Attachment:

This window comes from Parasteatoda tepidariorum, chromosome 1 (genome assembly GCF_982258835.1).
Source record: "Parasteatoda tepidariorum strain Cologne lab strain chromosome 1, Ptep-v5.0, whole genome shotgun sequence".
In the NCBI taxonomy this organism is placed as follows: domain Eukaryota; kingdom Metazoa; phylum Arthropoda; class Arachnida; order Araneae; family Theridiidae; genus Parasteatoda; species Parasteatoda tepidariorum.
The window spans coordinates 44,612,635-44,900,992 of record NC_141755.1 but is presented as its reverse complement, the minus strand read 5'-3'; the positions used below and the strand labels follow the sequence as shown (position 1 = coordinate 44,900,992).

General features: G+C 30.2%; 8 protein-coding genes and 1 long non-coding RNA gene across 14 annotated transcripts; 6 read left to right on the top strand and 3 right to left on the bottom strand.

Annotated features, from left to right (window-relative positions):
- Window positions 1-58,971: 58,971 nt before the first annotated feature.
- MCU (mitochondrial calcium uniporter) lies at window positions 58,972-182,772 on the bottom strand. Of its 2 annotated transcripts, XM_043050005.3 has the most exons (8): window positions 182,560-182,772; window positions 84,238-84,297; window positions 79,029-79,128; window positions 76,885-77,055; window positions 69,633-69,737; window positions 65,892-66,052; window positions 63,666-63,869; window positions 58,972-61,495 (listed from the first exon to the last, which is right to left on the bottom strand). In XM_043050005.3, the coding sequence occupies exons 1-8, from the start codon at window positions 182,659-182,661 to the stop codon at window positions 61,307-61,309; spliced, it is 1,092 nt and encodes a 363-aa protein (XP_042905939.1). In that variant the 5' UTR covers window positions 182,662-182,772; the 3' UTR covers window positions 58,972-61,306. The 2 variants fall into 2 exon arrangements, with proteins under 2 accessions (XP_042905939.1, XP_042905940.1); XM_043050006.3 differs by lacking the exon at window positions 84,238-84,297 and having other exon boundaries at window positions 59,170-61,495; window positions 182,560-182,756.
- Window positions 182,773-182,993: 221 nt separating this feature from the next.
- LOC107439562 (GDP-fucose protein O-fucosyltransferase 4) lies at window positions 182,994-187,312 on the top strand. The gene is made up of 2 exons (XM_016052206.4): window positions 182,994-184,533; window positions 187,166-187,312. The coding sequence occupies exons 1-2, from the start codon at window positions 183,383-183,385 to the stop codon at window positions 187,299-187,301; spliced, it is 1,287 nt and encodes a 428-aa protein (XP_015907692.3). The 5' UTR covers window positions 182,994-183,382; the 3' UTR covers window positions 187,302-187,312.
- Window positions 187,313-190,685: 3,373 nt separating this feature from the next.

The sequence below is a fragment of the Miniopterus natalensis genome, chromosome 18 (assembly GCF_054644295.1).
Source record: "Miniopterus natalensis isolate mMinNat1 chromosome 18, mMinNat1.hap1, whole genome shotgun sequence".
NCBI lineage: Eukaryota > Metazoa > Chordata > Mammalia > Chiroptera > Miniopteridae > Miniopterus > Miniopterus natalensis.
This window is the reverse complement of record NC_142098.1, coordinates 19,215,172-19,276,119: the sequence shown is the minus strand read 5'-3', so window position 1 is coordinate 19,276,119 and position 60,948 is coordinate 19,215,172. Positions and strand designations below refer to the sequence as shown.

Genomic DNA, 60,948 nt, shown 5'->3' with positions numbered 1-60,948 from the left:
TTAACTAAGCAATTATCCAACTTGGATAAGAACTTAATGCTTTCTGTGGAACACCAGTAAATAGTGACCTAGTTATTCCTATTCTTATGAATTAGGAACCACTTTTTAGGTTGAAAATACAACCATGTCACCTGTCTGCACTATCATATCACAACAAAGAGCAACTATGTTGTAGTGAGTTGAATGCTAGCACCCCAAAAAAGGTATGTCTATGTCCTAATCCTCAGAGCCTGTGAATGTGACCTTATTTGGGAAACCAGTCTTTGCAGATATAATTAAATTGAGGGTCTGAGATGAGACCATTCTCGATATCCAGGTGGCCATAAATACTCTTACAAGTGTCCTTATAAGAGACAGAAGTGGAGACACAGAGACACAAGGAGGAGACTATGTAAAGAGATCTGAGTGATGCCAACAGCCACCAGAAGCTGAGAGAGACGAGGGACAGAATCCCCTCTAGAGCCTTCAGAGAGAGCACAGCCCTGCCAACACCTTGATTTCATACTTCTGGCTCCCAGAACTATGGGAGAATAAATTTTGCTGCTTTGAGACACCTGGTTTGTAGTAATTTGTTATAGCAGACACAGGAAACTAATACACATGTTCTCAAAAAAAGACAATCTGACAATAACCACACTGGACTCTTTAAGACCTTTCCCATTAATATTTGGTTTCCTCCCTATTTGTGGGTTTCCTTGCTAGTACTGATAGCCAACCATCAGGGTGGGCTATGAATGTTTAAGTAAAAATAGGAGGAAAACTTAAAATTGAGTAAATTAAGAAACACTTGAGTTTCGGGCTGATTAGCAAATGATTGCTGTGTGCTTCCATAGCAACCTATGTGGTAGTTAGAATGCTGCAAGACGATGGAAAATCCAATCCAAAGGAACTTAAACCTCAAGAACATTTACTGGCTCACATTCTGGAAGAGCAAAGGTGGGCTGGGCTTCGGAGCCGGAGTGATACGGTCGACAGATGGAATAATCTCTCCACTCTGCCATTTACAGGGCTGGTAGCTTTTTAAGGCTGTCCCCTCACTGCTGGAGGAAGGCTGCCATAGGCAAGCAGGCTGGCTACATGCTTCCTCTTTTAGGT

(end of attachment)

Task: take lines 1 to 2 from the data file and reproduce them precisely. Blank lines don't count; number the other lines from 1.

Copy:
This window comes from Parasteatoda tepidariorum, chromosome 1 (genome assembly GCF_982258835.1).
Source record: "Parasteatoda tepidariorum strain Cologne lab strain chromosome 1, Ptep-v5.0, whole genome shotgun sequence".